Together, these two easily assessed ingredients explain about 60% of the season-to-season variation in Atlantic ACE from July onward. What does this last sentence mean?

The main reason for this year’s mediocre July outlook was the cooler-than-average May-June SSTs over the eastern North Atlantic (see Figure 3). Cooling in this region often goes hand in hand with relatively cool waters in what’s called the Main Development Region (MDR) of the tropical Atlantic, and in turn with slower-than-average hurricane seasons. Hurricanes can only form when sea surface temperatures are above 80?F. This year, the waters of the MDR were the coolest for mid-June since at least the mid-1980s. The cooling happened quickly over the last several months and was caused by a high-pressure region intensifying over the Atlantic subtropics and in turn, strengthening the trade winds which greatly enhanced upwelling of cooler water in this region.

In contrast, there was little influence on the July outlook from sea level pressures in the eastern tropical Pacific. With neither El Niño nor La Niña in place, these were running near average. However, an El Niño Watch is now in effect, and the odds appear to be rising for at least weak or borderline El Niño conditions by August, which could put a further brake on tropical activity in the Atlantic.

Overall, the CSU outlook is for a hurricane season much more like those in the relatively calm period from the 1970s to the early 1990s as opposed to the more active period that’s prevailed from 1995 onward. However, one should never let your guard down. This is a good time to remember that 1992 was a largely quiet year, apart from Andrew, which rapidly moved into the Miami area as a fast-developing Category 5 hurricane and caused massive destruction. Andrew didn’t strengthen in a big way until it moved out of the deep tropics and approached the Bahamas. Right now, Atlantic SSTs are running above average north of about 25°N, and more than 1°C (1.8°F) above average over the northern Gulf of Mexico and large parts of the North Atlantic between about 30°N and 35°N.

Weekly Outlook:

Here is what to expect regarding precipitation and temperature in the coming week.

Figures 5 and 6 below show the expected 6-10-day temperature and precipitation outlooks. The colored shading on the map indicates the degree of confidence the forecaster has in the category indicated, where "B" and blue colors indicate "below-normal" and "A" and orange-red colors indicate "above normal". The darker the shading, the greater is the level of confidence. The numbers labeling the contours separating different shades gives the probability that the indicated category (A, B, or N) will occur.

Figure 5: 8-10 Day Temperature Outlook (Courtesy: Climate Prediction Center)
Figure 5: 8-10 Day Temperature Outlook (Courtesy: Climate Prediction Center)

Figure 6: 6-10 Day Precipitation Outlook (Courtesy: Climate Prediction Center)
Figure 6: 6-10 Day Precipitation Outlook (Courtesy: Climate Prediction Center)

Generally, the probability of below average temperatures (as seen in Figure 5) is low over a small area of southeast Arizona and southwest New Mexico and the central eastern interior of Alaska. In general, the probability is moderate to high that the entire eastern half of the country will experience above average temperatures, centered on the Ohio Valley, the Mid-Atlantic and the entire New England area stretching southwards to Florida and westwards to the central Plain states and most of Texas. The entire West Coast, Nevada, Utah, and Idaho also should expect low to moderate probabilities of above average temperatures. Most of the Northern Tier states and the Rocky Mountain States should experience normal temperature for this time of the year.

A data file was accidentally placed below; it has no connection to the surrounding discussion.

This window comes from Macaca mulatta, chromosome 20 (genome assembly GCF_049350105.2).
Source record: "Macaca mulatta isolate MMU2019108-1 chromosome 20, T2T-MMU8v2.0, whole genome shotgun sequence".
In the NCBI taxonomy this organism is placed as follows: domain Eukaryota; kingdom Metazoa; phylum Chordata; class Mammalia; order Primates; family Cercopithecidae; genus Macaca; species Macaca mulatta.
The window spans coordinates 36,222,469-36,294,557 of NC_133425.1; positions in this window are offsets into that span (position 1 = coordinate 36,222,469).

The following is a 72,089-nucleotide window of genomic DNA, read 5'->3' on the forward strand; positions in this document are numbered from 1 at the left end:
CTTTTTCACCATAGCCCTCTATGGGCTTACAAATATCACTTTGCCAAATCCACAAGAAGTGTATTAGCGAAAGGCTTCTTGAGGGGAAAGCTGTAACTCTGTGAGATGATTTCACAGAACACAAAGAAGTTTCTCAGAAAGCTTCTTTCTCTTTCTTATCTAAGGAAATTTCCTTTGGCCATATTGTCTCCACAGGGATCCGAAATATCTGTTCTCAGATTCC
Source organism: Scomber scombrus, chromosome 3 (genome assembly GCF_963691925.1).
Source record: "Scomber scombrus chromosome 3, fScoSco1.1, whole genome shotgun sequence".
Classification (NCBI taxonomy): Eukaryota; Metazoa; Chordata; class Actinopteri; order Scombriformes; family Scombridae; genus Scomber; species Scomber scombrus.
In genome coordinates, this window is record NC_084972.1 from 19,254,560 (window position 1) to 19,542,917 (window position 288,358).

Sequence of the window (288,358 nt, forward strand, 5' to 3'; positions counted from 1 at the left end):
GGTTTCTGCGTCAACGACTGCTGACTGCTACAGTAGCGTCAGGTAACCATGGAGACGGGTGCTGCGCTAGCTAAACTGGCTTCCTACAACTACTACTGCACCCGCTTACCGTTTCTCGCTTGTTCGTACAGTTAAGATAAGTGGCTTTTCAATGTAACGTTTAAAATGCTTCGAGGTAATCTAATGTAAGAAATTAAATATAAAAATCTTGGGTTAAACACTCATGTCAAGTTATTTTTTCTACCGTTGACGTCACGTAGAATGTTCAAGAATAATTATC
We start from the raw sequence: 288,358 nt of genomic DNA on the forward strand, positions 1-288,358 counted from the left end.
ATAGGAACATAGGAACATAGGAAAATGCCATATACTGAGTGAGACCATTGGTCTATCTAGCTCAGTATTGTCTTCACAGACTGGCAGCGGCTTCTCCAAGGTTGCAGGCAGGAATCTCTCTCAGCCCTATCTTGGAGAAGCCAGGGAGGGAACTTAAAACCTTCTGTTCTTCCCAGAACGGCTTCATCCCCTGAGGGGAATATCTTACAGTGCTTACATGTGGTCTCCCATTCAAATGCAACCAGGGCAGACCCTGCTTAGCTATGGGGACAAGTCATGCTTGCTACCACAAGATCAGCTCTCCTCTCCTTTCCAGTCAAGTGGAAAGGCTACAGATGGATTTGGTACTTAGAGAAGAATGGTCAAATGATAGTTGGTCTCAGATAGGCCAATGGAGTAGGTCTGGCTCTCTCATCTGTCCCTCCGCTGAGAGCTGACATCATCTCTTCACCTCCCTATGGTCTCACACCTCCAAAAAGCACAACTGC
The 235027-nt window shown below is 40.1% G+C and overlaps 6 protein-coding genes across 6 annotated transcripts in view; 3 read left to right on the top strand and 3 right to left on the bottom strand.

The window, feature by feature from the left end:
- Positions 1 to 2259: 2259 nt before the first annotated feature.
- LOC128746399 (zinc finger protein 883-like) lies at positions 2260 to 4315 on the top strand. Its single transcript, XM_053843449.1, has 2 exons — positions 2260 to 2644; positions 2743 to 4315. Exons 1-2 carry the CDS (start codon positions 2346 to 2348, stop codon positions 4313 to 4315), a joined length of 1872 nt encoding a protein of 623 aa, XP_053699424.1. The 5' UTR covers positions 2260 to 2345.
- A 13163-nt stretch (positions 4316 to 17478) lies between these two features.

The precipitation outlook for the next 6-10 days (Figure 6) shows the probabilities are low to moderate for below average rainfall over much eastern Texas, southern Oklahoma, southwestern Arkansas and Louisiana. Probabilities for below average are moderate to high over the Pacific Northwest, Idaho. Moderate probabilities for above average rainfall exists over far northern Alaska, the Ohio Valley, the Midwest, Kansas, southern South Dakota and Nebraska. Much of the Four Corners areas should also see moderate to high probabilities for above average rainfall. Most of California, the Deep South and Eastern Atlantic seaboard should experience average rainfall for this time of the year.

Weekly hazards output by the NWS’s Climate prediction center for the next 3-7 days is shown in Figure 7 below.

Figure 7: 3-7 Day Hazards Outlook (Courtesy: Climate Prediction Center)
Figure 7: 3-7 Day Hazards Outlook (Courtesy: Climate Prediction Center)

Figure 7 shows that most of the expected weather hazards over the United States in the next 3 to 7 days. The seasonal monsoon has returned to the Desert Southwest with heavy rains expected over Arizona, far southern Utah, far western New Mexico between the 9th and 13th July. Heavy rain should also be expected over southern Alaska between the 9th and 10th July. High winds and heavy rains are also expected over the North Carolina coast between the 10th and 11th July. Excessive heat can be expected over many parts of the country: on the 9th July over southern California, far southern Utah and far western Arizona; between the 12th and 13th July over much of western Oregon and southern Washington; between the 12th and 13th July over much of the northern Mississippi River Valley, including Iowa, Missouri, Illinois, northern Arkansas, western Kentucky and Tennessee.